Why is PLINTH needed?
was originally designed to support the work of the Building
Directorate of the Scottish Office on the Building Standards Regulations
for Scotland and the associated Technical Standards.
Both hypertext and rule-based systems are well established individually as
tools for work on regulations and standards. Hypertext systems provide
structured access to technical documents, and can maintain and cross-reference
large bodies of text, diagrams and tables. Rule-based expert systems exploit
the inherently rule-oriented nature of regulations. However, both approaches
- cognitive overhead:
- Hypertext has the well known problems of disorientation and digression,
where readers fail to maintain a mental picture of their location and path in
large networks, and get side-tracked or lost.
- Expert system rules are limited in expressiveness
compared with texts and diagrams. This is especially true with newer, less
prescriptive regulatory documents where requirements may be expressed using
terms like `adequate means' and `sufficient provision', as well as in precise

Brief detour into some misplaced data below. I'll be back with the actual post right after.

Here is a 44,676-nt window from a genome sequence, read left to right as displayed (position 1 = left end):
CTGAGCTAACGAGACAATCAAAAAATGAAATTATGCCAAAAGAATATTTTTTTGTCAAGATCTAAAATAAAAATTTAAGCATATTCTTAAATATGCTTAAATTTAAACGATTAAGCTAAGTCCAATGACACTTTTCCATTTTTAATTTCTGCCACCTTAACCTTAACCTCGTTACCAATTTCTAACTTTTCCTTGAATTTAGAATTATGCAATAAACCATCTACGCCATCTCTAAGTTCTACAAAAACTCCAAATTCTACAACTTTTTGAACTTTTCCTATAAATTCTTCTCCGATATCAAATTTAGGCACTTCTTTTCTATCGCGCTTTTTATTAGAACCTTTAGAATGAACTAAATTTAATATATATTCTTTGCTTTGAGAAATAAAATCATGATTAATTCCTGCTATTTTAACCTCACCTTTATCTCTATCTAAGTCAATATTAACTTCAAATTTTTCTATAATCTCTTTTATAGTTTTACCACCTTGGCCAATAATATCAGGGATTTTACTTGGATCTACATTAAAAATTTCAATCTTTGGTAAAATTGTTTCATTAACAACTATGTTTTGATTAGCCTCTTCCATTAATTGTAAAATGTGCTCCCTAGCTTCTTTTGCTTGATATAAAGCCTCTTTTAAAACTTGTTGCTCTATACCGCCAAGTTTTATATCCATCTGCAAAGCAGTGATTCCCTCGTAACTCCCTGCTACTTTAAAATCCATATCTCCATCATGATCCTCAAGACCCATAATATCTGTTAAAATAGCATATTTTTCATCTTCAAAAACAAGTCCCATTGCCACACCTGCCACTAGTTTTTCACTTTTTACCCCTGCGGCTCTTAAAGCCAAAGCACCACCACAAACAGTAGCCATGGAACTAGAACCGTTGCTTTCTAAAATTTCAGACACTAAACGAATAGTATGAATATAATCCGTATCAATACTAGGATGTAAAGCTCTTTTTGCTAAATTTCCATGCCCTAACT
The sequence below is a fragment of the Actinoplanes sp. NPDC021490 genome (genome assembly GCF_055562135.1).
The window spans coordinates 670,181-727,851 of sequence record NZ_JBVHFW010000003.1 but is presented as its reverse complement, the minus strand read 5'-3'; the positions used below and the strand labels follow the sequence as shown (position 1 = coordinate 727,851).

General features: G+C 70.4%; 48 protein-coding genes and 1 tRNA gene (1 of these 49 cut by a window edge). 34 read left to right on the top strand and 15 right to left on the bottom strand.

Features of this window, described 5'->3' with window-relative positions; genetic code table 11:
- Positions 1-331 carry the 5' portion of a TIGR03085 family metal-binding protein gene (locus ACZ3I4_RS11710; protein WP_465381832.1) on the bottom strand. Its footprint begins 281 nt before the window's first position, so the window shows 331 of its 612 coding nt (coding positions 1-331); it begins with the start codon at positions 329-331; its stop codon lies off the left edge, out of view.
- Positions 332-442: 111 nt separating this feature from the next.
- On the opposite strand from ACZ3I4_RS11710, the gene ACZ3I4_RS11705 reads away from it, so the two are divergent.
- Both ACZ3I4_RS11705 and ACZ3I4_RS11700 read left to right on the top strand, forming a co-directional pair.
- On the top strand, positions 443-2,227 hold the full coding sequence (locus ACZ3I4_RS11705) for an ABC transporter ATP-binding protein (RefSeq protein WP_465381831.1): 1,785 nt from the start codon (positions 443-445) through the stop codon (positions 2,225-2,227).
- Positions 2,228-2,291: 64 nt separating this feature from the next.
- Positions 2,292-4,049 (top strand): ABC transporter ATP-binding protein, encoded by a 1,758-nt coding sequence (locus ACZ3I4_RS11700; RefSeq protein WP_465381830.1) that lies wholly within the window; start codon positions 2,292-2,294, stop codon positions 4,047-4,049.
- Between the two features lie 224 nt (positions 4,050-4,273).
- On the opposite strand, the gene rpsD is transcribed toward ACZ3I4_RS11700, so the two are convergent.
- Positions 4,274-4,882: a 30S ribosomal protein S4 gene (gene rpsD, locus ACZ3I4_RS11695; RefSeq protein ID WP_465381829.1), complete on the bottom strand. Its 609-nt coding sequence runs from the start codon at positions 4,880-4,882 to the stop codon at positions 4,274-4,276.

weights and measures.
- Conventional expert systems must reduce all
knowledge to rules, whether or not this is appropriate. For example, although
following the logical dependencies between clauses in regulatory
documents is difficult, the individual clauses are usually expressed
in clear, concise language that is quite easy to understand. This distinction
can be exploited by focusing the system's intelligence on ensuring the
correct and efficient use of documents, and trusting the user's intelligence
to interpret their contents.
- Creating large rule-bases for regulations, and maintaining
the rules as the regulations are revised, is a time-consuming process
requiring skilled programmers (this is partly a consequence of the
- design rationale:
- Neither conventional hypertext nor rule-based systems are well suited to
providing support for handling the design rationale
(or "argumentation") underlying the
technical documents, i.e. the data from research, discussion and
consultation that goes into their production. The ability to structure and
manipulate this information easily is very important for authors.
How does PLINTH solve these problems?